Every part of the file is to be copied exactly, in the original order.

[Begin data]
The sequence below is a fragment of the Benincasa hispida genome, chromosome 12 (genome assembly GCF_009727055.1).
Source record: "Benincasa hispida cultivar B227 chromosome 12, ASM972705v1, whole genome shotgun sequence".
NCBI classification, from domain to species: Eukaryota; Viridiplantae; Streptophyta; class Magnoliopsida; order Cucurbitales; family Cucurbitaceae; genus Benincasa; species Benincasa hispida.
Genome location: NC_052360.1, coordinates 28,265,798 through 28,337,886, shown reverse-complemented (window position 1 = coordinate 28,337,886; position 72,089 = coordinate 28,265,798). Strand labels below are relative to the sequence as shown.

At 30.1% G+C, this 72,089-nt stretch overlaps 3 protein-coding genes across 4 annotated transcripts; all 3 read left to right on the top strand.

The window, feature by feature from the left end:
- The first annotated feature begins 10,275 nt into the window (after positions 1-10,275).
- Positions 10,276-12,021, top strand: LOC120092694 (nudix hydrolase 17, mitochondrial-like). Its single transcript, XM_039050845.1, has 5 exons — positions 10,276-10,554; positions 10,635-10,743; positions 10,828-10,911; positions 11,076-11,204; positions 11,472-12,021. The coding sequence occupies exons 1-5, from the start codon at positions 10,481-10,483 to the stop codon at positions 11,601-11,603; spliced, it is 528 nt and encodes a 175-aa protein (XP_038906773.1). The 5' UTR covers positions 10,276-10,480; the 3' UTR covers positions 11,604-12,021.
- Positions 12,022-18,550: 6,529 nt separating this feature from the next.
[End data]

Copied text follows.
The sequence below is a fragment of the Benincasa hispida genome, chromosome 12 (genome assembly GCF_009727055.1).
Source record: "Benincasa hispida cultivar B227 chromosome 12, ASM972705v1, whole genome shotgun sequence".
NCBI classification, from domain to species: Eukaryota; Viridiplantae; Streptophyta; class Magnoliopsida; order Cucurbitales; family Cucurbitaceae; genus Benincasa; species Benincasa hispida.
Genome location: NC_052360.1, coordinates 28,265,798 through 28,337,886, shown reverse-complemented (window position 1 = coordinate 28,337,886; position 72,089 = coordinate 28,265,798). Strand labels below are relative to the sequence as shown.

At 30.1% G+C, this 72,089-nt stretch overlaps 3 protein-coding genes across 4 annotated transcripts; all 3 read left to right on the top strand.

The window, feature by feature from the left end:
- The first annotated feature begins 10,275 nt into the window (after positions 1-10,275).
- Positions 10,276-12,021, top strand: LOC120092694 (nudix hydrolase 17, mitochondrial-like). Its single transcript, XM_039050845.1, has 5 exons — positions 10,276-10,554; positions 10,635-10,743; positions 10,828-10,911; positions 11,076-11,204; positions 11,472-12,021. The coding sequence occupies exons 1-5, from the start codon at positions 10,481-10,483 to the stop codon at positions 11,601-11,603; spliced, it is 528 nt and encodes a 175-aa protein (XP_038906773.1). The 5' UTR covers positions 10,276-10,480; the 3' UTR covers positions 11,604-12,021.
- Positions 12,022-18,550: 6,529 nt separating this feature from the next.